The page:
Thursday, July 1, 2021

Song of Echoes is a rich, epic fantasy with a wonderful heroine

Title: Song of Echoes
Author: R. E. Palmer
Genre: Fantasy
Publication Date: July 12, 2021


All that has gone before is woven into the Song; joy, sorrow; kind acts and cruel acts; creation and destruction. Past, present, and what has yet to come, make themselves known — if you know how to listen.

For three hundred years, the people of the Five Realms have lived in relative peace, protected by their great leader, the Archon. Yet, far to the north, in the frozen lands beyond the Draegalen Trench, the Ruuk stir, driven by a rising evil, long believed banished from the world. But rumors questioning the Archon’s ability to defend the realms once more, persist.

Elodi, the Lady Harlyn, uneasy in her new role following the death of her father, and Toryn, a farmworker and outsider in his village, must discover a way to fight an enemy that all but defeated their ancestors.

Song of Echoes is the first book in this epic fantasy series.


This is an exciting post because I get to review a book I beta read that is now being published! 

R. E. Palmer's Song of Echoes is a rich fantasy adventure in the tradition of Prydain, Earthsea, and dare I say Middle-Earth. It strikes that balance that's hard to achieve but crucial in fantasy: beautiful world-building and a forward momentum plot. Plus it has a young, precocious hero of unknown origins (Toryn) and a fully developed heroine (Elodi) who is much more than just a "strong" female character. In other words, it has everything I want in a book.

There are three reasons I couldn't put this book down: the action, the suspense, and Elodi.

The action. There are a couple of really epic battle scenes that almost made me miss my subway stop (seriously, it was real close) because I was so engrossed. I could picture the action vividly in my head. 

The suspense. By which I mean mysteries that I just had to keep reading to find out about. For example: how did Elodi's father really die? Who was Toryn's father? Who is the strange magic-worker who saves Toryn's life? Is the Archon, protector of the realm, really a good guy? Etc.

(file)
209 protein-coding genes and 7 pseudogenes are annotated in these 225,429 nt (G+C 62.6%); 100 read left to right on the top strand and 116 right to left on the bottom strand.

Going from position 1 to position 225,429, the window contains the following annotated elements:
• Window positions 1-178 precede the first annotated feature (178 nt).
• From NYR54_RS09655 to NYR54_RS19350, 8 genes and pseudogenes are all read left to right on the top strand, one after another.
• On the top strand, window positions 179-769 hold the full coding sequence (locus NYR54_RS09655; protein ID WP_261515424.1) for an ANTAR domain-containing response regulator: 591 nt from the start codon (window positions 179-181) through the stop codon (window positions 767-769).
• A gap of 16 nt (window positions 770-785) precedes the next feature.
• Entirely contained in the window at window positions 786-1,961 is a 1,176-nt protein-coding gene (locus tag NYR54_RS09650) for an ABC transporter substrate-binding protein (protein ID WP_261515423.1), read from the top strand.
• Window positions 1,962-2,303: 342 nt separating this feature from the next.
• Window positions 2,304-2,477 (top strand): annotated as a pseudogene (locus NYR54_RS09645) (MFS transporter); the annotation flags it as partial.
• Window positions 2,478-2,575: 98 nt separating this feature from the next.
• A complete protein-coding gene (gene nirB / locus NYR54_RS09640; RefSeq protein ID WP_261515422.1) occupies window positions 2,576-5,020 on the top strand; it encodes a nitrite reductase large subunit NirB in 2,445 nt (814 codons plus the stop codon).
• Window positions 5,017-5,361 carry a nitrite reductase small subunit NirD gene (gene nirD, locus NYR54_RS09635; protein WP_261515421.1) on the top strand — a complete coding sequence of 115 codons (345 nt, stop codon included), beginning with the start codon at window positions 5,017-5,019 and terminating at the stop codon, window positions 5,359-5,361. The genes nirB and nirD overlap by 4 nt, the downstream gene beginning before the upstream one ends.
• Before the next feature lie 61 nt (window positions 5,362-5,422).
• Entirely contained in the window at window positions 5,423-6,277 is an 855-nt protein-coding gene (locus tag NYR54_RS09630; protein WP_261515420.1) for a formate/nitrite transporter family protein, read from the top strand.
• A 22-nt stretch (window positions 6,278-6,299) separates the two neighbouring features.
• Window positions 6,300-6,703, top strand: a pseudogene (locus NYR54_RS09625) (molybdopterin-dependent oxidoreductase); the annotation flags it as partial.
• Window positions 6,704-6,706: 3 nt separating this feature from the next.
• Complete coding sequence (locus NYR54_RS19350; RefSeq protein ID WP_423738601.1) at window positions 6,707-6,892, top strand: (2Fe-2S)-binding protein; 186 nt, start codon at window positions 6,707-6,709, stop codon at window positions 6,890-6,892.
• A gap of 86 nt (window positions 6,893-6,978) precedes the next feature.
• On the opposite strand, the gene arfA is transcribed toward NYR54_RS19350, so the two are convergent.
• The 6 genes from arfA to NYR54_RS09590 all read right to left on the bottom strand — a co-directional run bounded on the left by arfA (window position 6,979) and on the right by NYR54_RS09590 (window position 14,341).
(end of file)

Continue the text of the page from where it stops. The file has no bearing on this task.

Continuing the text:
Elodi. All the characters in this book are very distinct and well-developed, and both Toryn and Elodi (the two main characters) have great arcs. Some characters I absolutely loved, others I found mysterious and intriguing, and there are others whose morality I'm still not sure about. But when all is said and done, Elodi is just the best and clearly I can't review this book without mentioning her multiple times. Picture Eowyn but as the queen of Rohan and with more inner dialogue, slowly gaining confidence in her leadership abilities. 

While all of that kept me reading, the land, lore, and magic ushered me into a rich, wondrous new world I didn't want to leave. In the end, isn't that one of the best things about fantasy? There were moments that felt numinous and sublime in the way Narnia sometimes feels, and references to old tales and myths that reminded me of Tolkien's Middle-Earth. Sometimes fantasy worlds feel a little thin or lacking, but this world is rich with history, legends, creatures, peoples, and places. 

All in all, a truly epic read.


Until tomorrow.

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